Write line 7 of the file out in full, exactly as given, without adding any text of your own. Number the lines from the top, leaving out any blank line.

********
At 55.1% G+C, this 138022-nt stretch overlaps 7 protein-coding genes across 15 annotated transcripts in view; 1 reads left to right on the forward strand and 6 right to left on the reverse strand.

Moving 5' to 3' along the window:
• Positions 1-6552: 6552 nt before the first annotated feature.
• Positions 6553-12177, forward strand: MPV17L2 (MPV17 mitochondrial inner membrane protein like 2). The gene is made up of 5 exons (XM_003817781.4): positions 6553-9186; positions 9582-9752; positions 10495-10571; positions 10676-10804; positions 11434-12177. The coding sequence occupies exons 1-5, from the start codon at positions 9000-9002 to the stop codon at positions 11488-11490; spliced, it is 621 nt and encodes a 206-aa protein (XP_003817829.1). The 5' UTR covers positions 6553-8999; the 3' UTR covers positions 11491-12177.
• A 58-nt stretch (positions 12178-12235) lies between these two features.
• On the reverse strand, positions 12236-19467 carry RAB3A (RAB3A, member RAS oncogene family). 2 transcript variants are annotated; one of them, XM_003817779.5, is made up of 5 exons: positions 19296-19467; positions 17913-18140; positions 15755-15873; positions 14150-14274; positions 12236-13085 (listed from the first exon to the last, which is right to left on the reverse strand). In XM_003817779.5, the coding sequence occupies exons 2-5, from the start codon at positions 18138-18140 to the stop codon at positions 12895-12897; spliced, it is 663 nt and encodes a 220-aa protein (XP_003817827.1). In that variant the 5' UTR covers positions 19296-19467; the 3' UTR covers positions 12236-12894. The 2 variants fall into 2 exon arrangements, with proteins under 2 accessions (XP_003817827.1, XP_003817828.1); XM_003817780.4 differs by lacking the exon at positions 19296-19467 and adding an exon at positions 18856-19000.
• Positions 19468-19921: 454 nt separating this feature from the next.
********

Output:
• Positions 19468-19921: 454 nt separating this feature from the next.